Sunday, September 06, 2009

Deciding What to Work on Next

I'm on the second round of edits for SELLING HOPE, and *should* have them back to my editor this week.  But then, what next?  I've been researching two stories simultaneously, one a middle-grade road trip tale, the other a nonfiction picture book.  I've concentrated more on the mg story to this point, because, well, it's what I know - I lurve middle grade historical fiction.  (This one is half contemporary/half historical.)  My heart is in this project, but I'm currently struggling with the plot. Sometimes that can be good - some of my best solutions have come only after wrestling with the plot.  And authors are constantly told that writing 3 or 4 books of a similar type (ie, middle grade historical) is smart in order brand oneself.    

But my head says that the picture book can be researched faster (yes, even though it's nonfiction) and I have a very good feeling about its marketability (in other words, I think publishers will really like the idea.)  And it's not that I'm totally emotionless about this book - far from it.  The idea of it, and how I picture it being executed, gives me that itchy writer's feeling of "Yes! That must be written!"  And, too, maybe it would be nice to change gears for awhile - you know, get the sparks flying from a different piece of flint.     

So - which one to work on next - the heart or the head? The sloppy, messy, heart-driven book, or the practical, marketable change-of-pace?  How do *you* decide what to work on next?  And by all means, voice your opinion on my next project in the comments section!  Please?  ;-)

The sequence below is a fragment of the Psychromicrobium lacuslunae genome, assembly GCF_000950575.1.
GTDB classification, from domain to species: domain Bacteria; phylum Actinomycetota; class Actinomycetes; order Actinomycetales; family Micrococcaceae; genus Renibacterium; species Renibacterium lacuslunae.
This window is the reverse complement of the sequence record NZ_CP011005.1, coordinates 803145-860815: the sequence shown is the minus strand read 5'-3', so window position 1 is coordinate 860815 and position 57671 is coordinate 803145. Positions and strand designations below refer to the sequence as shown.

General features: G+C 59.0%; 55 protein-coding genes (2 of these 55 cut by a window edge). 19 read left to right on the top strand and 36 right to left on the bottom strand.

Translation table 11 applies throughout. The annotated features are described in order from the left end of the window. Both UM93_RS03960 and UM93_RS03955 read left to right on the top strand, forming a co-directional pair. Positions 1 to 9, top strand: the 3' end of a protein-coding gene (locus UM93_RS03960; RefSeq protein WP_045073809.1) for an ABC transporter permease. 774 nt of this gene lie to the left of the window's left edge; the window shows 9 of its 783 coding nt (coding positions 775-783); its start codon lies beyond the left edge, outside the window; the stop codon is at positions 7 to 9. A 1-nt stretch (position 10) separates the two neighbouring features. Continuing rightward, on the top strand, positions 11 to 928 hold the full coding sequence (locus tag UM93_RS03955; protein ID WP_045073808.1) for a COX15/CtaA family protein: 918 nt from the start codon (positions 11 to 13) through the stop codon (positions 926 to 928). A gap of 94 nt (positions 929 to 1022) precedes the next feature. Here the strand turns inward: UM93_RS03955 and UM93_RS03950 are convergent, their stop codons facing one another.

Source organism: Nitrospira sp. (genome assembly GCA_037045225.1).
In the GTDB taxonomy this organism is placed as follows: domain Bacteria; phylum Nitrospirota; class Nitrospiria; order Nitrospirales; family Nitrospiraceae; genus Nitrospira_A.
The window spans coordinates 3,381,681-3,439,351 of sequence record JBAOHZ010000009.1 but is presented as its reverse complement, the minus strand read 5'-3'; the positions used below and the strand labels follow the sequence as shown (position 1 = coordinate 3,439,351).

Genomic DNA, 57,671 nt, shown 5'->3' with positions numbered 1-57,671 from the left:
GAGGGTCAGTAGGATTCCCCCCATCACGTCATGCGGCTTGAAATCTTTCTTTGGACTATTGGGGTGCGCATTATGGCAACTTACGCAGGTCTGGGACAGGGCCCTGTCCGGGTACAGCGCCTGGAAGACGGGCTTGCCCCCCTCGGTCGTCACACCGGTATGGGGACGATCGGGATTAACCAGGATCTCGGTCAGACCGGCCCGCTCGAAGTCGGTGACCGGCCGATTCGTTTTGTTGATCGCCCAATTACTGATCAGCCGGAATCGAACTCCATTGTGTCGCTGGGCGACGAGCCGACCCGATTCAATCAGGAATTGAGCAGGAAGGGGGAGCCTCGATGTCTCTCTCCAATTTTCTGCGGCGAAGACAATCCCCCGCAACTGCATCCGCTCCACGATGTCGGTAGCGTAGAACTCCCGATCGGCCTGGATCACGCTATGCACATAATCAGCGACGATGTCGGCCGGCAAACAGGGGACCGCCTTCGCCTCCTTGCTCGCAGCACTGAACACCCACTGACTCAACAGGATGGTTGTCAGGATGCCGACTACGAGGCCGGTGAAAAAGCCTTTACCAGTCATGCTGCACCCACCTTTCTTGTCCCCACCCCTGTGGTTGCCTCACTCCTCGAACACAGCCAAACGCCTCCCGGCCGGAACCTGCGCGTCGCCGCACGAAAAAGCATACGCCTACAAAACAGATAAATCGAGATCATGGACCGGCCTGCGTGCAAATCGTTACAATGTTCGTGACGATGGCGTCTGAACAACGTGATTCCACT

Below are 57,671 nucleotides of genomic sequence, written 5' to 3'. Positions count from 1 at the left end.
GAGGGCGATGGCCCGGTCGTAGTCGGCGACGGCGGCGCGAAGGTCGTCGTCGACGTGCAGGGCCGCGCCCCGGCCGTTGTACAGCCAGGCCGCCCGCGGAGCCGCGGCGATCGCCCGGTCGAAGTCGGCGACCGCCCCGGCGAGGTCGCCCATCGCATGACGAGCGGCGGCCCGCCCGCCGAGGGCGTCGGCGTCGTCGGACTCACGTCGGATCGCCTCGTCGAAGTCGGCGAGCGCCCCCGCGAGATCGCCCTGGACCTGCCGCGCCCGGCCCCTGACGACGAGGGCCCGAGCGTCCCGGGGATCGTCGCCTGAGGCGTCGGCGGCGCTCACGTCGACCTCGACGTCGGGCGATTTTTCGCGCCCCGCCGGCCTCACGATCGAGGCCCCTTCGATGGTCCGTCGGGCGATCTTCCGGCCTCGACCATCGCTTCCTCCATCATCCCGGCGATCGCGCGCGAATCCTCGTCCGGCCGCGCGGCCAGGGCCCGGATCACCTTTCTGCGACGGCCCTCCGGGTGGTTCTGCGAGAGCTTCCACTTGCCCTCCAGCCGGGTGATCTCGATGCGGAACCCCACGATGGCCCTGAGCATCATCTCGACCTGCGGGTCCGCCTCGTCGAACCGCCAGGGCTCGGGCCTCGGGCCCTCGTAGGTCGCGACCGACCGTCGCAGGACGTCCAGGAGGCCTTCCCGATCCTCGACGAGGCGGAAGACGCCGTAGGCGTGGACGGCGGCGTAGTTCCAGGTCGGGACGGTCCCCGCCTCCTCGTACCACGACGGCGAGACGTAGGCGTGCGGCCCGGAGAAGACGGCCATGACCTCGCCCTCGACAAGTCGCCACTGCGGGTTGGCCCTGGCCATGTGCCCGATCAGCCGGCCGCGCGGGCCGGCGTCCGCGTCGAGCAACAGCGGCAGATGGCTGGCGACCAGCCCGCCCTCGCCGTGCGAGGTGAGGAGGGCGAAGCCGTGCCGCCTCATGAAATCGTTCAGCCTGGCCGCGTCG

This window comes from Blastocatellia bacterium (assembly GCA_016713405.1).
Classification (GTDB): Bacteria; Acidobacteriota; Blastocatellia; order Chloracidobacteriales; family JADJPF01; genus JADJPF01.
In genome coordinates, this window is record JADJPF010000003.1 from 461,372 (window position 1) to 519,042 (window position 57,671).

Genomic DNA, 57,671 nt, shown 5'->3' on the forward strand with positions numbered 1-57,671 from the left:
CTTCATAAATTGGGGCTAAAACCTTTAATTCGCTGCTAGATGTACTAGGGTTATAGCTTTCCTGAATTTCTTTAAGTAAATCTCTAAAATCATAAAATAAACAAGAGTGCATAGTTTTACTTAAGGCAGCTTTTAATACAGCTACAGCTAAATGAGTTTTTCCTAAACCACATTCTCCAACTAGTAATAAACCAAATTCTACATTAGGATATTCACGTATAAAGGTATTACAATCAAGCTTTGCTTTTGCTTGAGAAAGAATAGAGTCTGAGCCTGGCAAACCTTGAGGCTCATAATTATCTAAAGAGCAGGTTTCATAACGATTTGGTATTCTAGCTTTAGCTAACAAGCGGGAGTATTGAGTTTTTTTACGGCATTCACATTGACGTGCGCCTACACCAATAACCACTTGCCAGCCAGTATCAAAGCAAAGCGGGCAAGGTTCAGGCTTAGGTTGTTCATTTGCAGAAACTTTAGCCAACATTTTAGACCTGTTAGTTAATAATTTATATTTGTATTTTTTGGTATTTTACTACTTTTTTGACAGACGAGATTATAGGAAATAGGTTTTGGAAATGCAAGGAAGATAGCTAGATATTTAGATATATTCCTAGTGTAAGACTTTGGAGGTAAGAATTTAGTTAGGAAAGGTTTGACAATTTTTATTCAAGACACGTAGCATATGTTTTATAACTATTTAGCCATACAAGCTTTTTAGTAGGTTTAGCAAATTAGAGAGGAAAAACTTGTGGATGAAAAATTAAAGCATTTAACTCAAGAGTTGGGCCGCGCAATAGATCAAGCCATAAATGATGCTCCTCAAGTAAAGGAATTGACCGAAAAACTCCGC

Kimberly Pauley said...

I think that's why I'm in a picture book fury right now. I do have 2 or 3 novel ideas (in the same type of humorous vein as Sucks to Be Me but NO vampires) but I kind of wanted a little fun break.

The un-fun part is having to find an additional agent or a publisher that accepts unsolicited MS since my agent doesn't do PBs. *sigh* But I'm still having fun writing them.

Kristin Tubb said...

Yes! Pbs are a great way to break up the longer-writing cycle. I love how visual they have to be, too. Forces you to think action, not description, and jump to the problem and its solution.

Good luck with the agent/publisher hunt, Kimberly!

JHeacock said...

I say go with the PB, for 3 reasons: first, I think it's harder to force plot than, say characters or fleshing out details. It has to fit perfectly with the other parts of the story, and if it takes more time, so be it. Second, working on the PB may help you on plot because, as you note, it forces you to think action, not description. That's a good mindset for creating plot. And finally, it's clear that you feel more driven toward the PB, and ultimately, isn't desire and interest the engine that drives your storytelling?